Son’s behaviour towards younger brother

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Calgacus1
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12 Feb 2021, 2:08 pm

Hi,

So I was hoping that maybe some of you all might have some advice or tips. Our son is 11 years old, has aspergers. He has a younger brother just turned 7. Now a lot of the time he can be very kind and nice towards his younger brother, but we do see a fair amount of rough behaviour (bordering on the quite violent) and also a fair amount of manipulation. We’ve tried talking to him about his behaviour, setting strict rules, and doing our best to keep them apart, but nothing really seems to work.

Does anyone have any experience or ideas that might help with this?



Ettina
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13 Feb 2021, 6:21 am

Can you give more details on the specifics of the behaviour you're concerned about? Maybe give an example?



Calgacus1
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13 Feb 2021, 7:17 am

Ettina wrote:
Can you give more details on the specifics of the behaviour you're concerned about? Maybe give an example?


Well, for example, when we’re not right with them, there are often issues, like we’ve heard our younger son screaming and gone out and found our older son hurting him. When asked why, he’ll say it’s because he is trying to get his brother to do something, or to be quiet, or something like that. He also tries to quietly pressure his brother into doing what he wants, badgering him and threatening/negotiating to get his own way on things.

Obviously some of it is standard sibling behaviour, but there’s an extra element of roughness that is concerning. We talk with him a lot about being kind and about giving his brother personal space and so on, but often it seems that all we have to do is turn away and it happens again.



Juliette
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20 Feb 2021, 7:34 pm

Hi and welcome, Calgacus :). This is not at all uncommon.

Before you can work on skills with any child, the most important factor is establishing control. Any child who asserts power over his mother/teacher will simply continue to do so unless checked to the child’s detriment. The best and most affective teaching/management strategies in the world can be applied but be next to useless without a firm but kind role model in charge of working with the child, be that at home or in the school environment. Parents/teachers must be in charge of the boundaries of their child’s life while allowing children discretion to self manage within the boundaries.

Praise your 11 year old’s behaviour when he is behaving well, just as you would do for your 7 year old. Routine that can be relied upon by your children will in itself encourage good behaviour as children thrive on it. It’s part of feeling safe and secure. Autistic children will test that you mean what you say, so its important that your patterns of responding remain calm and consistent. If your 11 year old son is exerting control(pecking order control is common in children) this will continue unless checked.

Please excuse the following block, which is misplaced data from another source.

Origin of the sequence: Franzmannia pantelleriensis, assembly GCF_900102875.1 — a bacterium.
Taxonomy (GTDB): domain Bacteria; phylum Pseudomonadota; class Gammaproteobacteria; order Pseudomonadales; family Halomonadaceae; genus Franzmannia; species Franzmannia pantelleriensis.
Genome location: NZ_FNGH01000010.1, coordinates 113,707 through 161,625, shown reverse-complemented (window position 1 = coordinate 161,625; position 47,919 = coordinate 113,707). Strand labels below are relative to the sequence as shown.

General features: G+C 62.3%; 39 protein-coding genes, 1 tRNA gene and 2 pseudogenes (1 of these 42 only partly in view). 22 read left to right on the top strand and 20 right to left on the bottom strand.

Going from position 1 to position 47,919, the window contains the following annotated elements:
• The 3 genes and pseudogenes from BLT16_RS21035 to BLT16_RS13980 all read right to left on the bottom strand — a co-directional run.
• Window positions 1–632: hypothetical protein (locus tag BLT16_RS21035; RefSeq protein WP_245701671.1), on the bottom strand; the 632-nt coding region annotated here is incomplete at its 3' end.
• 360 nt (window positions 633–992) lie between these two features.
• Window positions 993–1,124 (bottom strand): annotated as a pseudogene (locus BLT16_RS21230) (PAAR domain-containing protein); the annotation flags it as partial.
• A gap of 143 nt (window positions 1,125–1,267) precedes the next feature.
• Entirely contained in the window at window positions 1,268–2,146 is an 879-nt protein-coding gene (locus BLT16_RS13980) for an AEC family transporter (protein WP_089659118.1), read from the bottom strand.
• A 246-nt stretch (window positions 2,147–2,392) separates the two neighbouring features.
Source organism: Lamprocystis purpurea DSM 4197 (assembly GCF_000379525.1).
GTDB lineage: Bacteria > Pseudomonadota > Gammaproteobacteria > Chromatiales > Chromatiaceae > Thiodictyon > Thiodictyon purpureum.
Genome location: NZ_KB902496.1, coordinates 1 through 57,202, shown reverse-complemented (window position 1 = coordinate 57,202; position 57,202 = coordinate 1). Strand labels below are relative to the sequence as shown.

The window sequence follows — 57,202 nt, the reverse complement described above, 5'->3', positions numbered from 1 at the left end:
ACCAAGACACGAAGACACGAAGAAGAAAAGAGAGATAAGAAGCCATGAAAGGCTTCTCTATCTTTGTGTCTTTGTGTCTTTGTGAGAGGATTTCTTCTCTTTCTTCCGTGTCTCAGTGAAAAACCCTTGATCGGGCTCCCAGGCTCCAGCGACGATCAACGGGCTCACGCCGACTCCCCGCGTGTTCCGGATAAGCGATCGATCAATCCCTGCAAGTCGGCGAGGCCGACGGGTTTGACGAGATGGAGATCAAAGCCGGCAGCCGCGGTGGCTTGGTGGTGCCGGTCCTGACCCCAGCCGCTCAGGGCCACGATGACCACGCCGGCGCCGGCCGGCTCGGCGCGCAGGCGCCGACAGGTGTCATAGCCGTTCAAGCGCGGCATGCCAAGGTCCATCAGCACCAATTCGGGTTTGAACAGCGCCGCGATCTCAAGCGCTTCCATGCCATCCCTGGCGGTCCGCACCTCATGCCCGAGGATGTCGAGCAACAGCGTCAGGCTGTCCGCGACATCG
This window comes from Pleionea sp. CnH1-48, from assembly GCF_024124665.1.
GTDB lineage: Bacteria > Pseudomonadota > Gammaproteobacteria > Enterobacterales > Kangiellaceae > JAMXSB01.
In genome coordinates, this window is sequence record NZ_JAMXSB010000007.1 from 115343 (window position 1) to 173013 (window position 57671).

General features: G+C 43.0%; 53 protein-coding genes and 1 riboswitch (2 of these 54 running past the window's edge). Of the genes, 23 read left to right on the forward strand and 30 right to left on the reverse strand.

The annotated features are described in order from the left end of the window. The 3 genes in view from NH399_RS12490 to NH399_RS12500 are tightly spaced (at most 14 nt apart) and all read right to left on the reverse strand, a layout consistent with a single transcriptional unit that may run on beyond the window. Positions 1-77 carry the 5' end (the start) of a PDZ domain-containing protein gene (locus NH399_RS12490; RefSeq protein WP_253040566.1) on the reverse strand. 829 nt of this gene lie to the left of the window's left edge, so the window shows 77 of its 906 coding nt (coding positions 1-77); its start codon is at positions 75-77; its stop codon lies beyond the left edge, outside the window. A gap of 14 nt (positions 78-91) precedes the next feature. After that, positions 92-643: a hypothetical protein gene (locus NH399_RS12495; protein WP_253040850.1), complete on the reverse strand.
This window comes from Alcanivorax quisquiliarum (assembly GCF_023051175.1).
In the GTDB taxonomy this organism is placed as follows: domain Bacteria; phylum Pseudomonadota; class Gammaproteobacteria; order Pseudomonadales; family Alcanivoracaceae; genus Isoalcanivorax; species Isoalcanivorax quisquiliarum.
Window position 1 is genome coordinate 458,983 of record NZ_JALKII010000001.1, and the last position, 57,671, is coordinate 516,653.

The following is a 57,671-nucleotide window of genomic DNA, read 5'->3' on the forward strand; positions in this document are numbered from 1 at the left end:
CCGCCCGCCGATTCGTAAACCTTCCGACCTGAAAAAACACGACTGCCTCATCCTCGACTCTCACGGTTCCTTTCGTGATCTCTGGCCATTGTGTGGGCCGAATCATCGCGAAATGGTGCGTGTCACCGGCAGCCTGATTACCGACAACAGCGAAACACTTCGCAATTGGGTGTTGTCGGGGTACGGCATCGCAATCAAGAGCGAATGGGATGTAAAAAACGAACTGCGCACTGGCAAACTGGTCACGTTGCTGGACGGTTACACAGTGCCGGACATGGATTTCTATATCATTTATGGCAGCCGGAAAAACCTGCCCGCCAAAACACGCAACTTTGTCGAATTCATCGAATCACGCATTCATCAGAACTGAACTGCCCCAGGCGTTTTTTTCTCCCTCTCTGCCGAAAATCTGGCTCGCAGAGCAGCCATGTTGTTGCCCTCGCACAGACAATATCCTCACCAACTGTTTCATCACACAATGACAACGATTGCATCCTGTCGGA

The aim is to direct your 11 year old back to what he should be doing. There are certain management rules of thumb. Without raising your voice, maintain control and should his behaviour escalate, gently but firmly direct him until he does as expected. Should he need to go to his room due to loss of control, provide him with ways of letting off steam eg a punching bag, screaming into a pillow, a calming teepee with books inside(provided these aren’t likely to be torn in anger).

If your patterns of response make it clear to your eldest son that this behaviour toward his younger brother is unacceptable, and won’t be tolerated or allowed to go unchecked, he will learn over time, how to behave in a socially acceptable manner. Self control can be taught.



timf
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22 Feb 2021, 10:03 am

Asperger children can be cruel to siblings especially the older to the younger. Some of the extends from seeing others and what they do as something to be directed or controlled. They eventually grow out of this but in the mean time it can be helpful to have a response plan and stick to it.

We would investigate a situations by interrogation;

"Did you hit your sister?"
"Yes"
"Were you supposed to hit you sister?"
"No"
"What should you have done instead of hitting your sister?"
"Said, Help Please Moma".

This repetitive template helps establish what is expected. This is reinforced with a choice of consequence. We offered our children a choice between three swats on the back of the hand with a paint stirrer piece of wood or sitting on a chair facing the wall for five minutes. They always chose the the swats because it was dispensed with faster.

Many people come unglued at the mention of a physical consequence. However, it is the job of the parent to use external discipline with the child until the child has developed the ability to have internal discipline.